Lauren St John’s novel The Obituary Writer had been sitting on my shelf for almost three years until it finally felt like the right book to read. I guess you know these moments, right? 🙂
One day, Nick Donaghue, an obituary writer for THE TIMES, is on his way to work, when he is involved in a horrible train crash where he is the only one escaping unharmed. While everybody else thinks Nick to be very fortunate, his life is turning into a literal nightmare. After months of sleepless nights, he moves from London to an old beach house in Cornwall where he runs into Sasha and has to give up his notion of living a quiet and secluded life.
It is hard to put this novel into a literary genre. The Obituary Writer starts out as a mystery with thriller elements, then it turns into a love story. This would have been okay. Unfortunately, the romance is soon sprinkled with paragraphs right out of an erotic novel that seem utterly out of place. And to top it all off, there’s a little bit of crime here, and some sick lit ² there. Don’t get me wrong – there is nothing wrong with mixing genres if the mix is homogeneous. In this case it isn’t and it seems like the author wanted to try out all these different genres to see how they worked for her.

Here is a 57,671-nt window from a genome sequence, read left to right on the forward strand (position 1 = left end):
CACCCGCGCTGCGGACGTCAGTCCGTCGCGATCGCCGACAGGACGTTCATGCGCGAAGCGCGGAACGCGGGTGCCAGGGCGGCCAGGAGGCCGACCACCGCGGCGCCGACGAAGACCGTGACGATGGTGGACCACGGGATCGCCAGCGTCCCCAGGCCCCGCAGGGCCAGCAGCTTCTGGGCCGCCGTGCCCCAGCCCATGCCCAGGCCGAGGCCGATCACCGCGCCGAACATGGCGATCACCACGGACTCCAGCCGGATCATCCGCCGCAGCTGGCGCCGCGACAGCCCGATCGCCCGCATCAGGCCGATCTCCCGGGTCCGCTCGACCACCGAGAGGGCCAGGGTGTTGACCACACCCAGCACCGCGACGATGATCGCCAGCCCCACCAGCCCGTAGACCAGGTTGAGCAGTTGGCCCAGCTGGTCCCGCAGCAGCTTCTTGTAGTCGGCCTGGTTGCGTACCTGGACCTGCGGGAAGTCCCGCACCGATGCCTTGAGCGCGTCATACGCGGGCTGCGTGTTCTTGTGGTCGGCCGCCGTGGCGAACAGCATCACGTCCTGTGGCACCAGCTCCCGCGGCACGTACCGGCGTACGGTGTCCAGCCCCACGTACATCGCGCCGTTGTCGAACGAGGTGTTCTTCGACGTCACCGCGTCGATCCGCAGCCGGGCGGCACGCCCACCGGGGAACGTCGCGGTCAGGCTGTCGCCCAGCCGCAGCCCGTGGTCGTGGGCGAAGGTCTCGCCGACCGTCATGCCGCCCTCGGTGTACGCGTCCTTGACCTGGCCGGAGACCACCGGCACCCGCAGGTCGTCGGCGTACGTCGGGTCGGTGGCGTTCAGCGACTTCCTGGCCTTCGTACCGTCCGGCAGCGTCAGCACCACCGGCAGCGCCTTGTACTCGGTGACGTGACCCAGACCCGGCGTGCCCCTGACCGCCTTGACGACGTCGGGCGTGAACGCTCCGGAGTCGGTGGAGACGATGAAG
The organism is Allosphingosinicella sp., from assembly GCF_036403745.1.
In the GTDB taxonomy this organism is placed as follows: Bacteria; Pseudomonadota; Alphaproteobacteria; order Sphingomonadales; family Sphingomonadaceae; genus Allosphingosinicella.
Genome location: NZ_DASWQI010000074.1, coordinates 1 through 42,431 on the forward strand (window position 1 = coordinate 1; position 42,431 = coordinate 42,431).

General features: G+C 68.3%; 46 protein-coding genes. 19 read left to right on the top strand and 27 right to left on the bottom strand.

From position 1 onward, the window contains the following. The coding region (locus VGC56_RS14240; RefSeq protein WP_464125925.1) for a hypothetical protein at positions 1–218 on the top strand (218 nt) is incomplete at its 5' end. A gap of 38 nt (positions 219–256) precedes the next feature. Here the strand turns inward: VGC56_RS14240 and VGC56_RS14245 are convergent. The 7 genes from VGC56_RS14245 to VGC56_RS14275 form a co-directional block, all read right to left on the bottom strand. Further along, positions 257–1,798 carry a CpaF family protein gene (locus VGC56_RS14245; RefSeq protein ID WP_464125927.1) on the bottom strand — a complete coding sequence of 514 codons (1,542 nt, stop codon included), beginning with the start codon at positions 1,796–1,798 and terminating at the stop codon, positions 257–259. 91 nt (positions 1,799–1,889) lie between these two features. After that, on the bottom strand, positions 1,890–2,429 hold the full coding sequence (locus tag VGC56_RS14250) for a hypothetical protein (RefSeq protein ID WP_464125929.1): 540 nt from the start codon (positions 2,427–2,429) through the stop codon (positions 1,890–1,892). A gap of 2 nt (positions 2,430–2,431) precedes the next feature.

Other than that, The Obituary Writer is an entertaining novel. It sucks you in right at the beginning and holds your attention for quite some time. The middle is a little slow, but the narrative takes up speed again in the last third of the book.
While we get to know Nick Donaghue’s character – his feelings, fears and doubts – very closely, most of the other characters stay in the background. It would have been nice to get a better understanding of Sasha, the woman who attracts Nick’s attention.
If you are as drawn to this novel by its beautiful cover as I was, you might as well give it a try, but it will not be a smooth ride, that’s for sure. And if you’ve already read The Obituary Writer, I’d like to know what you thought about the ending. But no spoilers please!
² There is a spoiler hidden underneath. If you still want to see it, just highlight the text with your mouse.